I was recently traveling with my husband and our 5 and 2 year old daughters for a “vacation.” I use the word vacation in quotes because anyone knows that when you are traveling anywhere with small children, it feels far from a vacation. Vacation implies peace, rest and relaxation. I like to use the words “trip” or “change of venue” when referring to our extended time away from home with young children.
On this particular trip, we headed to the mountains of North Carolina. I tentatively dreamed of hiking to waterfalls, toasting marshmallows by the fire pit, and enjoying some of the local restaurants. And yes, we did successfully make it to the beautiful, serene waterfall, and enjoyed it for all of its glory…but then I also carried a screaming toddler the 2 mile hike back to the car. And I did get to sit and dine at a cute little local restaurant, on a perfect sunny summer day, with a bit of music playing in the background and a hamburger that was to die for. But…..I also ended up eating alone as my husband took our squabbling children out of the restaurant, leaving me to box up the remaining food for him and the kids.
Here’s what I noticed about these situations. In the moment we walked up to the beautiful waterfall and breathed in the fresh mountain air, I thought “This is so amazing! I’m so glad we are all here together as a family to enjoy this! We should do these kinds of hikes every single day! How beautiful!” And then, literally 37 seconds later, as I carried my screaming toddler on my hip for 2+ miles, I thought “This was the worst idea EVER! I’m never ever ever doing this again. What was I thinking?? Traveling with kids is completely insane. We are going home immediately!”
After I wrestled my unbelievably strong 2 year old into her car seat (seriously, how the heck is a 2 year old stronger than me??!) I thought about the wide range of emotions I just felt. I thought about how I went from planning bi-monthly mountain family getaways to swearing off all trips with kids for eternity.
It’s kind of like the days off of work when I stay at home with the kids. They are playing wonderfully together and I hear their laughter echo down the hallway as I’m making dinner. And I think….”I would love to be home full-time. That would be so great to be with my kids all day every day. I mean, they are only young once right?” Then, a half a second later, the bliss turns to complete chaos as my kids are screaming bloody murder over who gets the baby doll with the curly hair and there is pushing, screaming and doors slamming as I say to my husband who calls during the chaos, “I’m going back to work full-time! Let’s meet tomorrow to scout out a daycare with no waitlist.”
The thing about kids is we can’t get rid of them. We can vacillate through this wild range of emotions in parenthood, but there is no “I’m leaving. I’m divorcing you kids.” Even in the lowest lows of parenting, we know we are likely going to stick this thing out til the kids turn 18 and much beyond that.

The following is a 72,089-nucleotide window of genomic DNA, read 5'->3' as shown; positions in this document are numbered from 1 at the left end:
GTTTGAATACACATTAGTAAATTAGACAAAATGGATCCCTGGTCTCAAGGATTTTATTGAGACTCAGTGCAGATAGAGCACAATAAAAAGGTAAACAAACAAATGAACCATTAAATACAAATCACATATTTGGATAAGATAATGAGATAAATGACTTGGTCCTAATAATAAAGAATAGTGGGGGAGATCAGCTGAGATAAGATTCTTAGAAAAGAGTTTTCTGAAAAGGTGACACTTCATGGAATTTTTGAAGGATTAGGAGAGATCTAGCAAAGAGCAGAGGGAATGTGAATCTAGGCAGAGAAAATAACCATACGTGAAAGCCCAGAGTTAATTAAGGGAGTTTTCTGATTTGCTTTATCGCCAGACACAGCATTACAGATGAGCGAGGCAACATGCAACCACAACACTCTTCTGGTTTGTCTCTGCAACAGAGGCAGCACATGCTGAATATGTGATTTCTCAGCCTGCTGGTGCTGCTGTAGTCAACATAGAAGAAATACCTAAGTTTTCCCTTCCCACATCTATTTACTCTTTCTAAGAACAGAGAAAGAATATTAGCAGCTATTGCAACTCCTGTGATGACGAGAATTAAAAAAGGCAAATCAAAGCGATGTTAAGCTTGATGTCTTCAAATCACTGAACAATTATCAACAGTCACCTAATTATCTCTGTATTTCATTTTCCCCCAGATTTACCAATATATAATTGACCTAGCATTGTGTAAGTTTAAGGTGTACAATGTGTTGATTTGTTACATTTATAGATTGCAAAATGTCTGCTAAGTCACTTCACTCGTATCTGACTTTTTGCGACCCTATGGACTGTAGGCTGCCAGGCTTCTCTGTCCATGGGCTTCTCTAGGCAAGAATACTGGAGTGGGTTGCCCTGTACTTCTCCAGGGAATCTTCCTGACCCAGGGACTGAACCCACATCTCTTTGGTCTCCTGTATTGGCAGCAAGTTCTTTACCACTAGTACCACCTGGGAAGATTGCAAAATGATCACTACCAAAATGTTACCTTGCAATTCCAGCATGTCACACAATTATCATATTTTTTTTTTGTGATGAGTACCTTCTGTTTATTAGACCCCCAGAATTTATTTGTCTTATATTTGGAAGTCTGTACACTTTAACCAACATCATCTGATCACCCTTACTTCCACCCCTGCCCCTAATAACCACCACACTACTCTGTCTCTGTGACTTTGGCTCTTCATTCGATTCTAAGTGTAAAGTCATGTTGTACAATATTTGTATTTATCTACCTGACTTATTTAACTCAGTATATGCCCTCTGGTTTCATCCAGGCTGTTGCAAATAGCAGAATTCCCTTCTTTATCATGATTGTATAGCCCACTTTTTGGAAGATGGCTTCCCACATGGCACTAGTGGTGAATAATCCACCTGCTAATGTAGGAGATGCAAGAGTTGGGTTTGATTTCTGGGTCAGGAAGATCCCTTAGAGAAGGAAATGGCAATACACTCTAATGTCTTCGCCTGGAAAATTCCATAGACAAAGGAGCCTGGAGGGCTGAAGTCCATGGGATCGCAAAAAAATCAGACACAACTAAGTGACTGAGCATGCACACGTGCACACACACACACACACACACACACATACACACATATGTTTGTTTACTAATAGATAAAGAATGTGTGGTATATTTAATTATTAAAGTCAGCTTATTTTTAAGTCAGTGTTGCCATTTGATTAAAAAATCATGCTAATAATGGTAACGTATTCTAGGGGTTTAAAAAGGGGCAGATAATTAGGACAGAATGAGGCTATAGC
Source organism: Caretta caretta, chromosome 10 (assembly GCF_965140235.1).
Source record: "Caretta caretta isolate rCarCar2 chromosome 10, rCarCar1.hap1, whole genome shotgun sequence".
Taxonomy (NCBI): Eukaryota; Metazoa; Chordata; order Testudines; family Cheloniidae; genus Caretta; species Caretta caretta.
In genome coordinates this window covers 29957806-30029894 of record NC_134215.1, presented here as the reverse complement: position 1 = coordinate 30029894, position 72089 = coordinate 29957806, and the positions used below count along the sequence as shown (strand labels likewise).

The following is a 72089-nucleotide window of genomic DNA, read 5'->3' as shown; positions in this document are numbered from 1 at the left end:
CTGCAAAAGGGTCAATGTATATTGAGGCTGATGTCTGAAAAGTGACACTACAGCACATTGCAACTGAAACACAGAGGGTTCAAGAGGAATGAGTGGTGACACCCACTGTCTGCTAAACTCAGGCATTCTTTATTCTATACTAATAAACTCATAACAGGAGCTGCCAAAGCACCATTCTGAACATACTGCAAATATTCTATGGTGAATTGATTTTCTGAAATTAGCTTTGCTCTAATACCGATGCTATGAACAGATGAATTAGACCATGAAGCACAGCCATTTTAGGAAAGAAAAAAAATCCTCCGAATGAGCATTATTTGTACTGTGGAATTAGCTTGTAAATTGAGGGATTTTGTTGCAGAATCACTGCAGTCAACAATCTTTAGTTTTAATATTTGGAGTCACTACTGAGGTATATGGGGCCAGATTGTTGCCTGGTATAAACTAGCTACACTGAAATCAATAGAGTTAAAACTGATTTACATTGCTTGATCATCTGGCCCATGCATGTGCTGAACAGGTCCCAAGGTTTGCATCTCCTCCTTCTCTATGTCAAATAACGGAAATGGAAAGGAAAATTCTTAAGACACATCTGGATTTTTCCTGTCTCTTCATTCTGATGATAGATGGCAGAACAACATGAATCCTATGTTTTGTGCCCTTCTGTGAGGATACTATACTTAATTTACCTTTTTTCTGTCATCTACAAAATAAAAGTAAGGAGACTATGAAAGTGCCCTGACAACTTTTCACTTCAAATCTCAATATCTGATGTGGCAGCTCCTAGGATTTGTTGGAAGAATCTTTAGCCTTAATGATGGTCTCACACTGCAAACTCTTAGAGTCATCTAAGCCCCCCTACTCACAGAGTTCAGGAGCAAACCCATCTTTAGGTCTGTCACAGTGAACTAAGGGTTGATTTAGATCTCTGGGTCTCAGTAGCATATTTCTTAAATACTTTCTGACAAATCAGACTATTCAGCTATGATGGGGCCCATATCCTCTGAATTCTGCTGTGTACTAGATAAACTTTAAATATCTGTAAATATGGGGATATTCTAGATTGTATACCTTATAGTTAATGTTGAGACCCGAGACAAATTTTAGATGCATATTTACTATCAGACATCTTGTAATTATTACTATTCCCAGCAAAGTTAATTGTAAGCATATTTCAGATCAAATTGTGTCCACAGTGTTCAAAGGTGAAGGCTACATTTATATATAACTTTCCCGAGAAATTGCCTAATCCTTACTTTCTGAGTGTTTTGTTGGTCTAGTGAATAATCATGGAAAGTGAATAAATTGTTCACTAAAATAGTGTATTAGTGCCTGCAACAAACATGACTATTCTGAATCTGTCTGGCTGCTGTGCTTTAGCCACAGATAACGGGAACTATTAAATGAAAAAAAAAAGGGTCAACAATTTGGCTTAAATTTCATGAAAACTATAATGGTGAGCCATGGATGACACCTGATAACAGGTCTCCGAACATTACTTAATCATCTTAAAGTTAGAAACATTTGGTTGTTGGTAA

With marriage, the wild ride of emotions is no different. But there is one major difference…choice. In one minute, your spouse is wonderful and you couldn’t imagine life without them. And the next, when they act like a complete buffoon, you think “I can’t do this anymore!! You are so impossible! I don’t know why I put up with this! Maybe I made a mistake? Maybe we have just grown into two totally different people? Maybe we shouldn’t be together after all?”
And then, when the dust settles and the moment passes, you think, “Maybe it’s not so bad after all….” And, if you are really good at repair and reconnection, you forget why you were even so mad in the first place. However, if you are in a distressed relationship, these spinning thoughts start to feel like absolute truths.
Dr. Sue Johnson (my favorite couples expert ever whom you will hear me credit over and over) talks a lot about the power of reconnecting. How important it is for couples, not necessarily to avoid or perfectly navigate all moments of contention, but to know how to find their way back to each other again, after they lose their minds. Much like with my children, who can push my buttons until I’m seeing red, can minutes later turn to me and whisper “I love you, Mommy” and literally all is good in the world. At this point, I just want to hug and kiss them and their screams over their hotdogs not being cut to their liking seem like a distant memory. When couples know how to restore and reconnect, the impact is EXACTLY the same. Anger turns into a forgiving hug, sadness turns into a shared wiped tear and anxiety turns into a calm embrace. I’m not kidding…the swiftness in which this change can take place is mind-blowing, when you learn to do it.
What to do
Learn the skill of repair and reconnection. It consists of addressing the hurt in your partner or yourself, asking or listening for what is needed that would help it feel better and then doing it until you or your partner does feel better. If you need some help with this, check out any of our posts under our link “marital hurts.” You can also read about it more in depth in Dr. Johnson’s book “Hold Me Tight.”
- Marriage can consist of a wild range of emotions, from love to distress, in seconds.
- All marriages involve distressing moments of disconnection and hurt.
- Long-lasting marriages succeed because they know how to repair and reconnect after these inevitable hurts.
- Use your resources to learn how, i.e. this blog 🙂 or books like “Hold Me Tight” by Dr. Sue Johnson.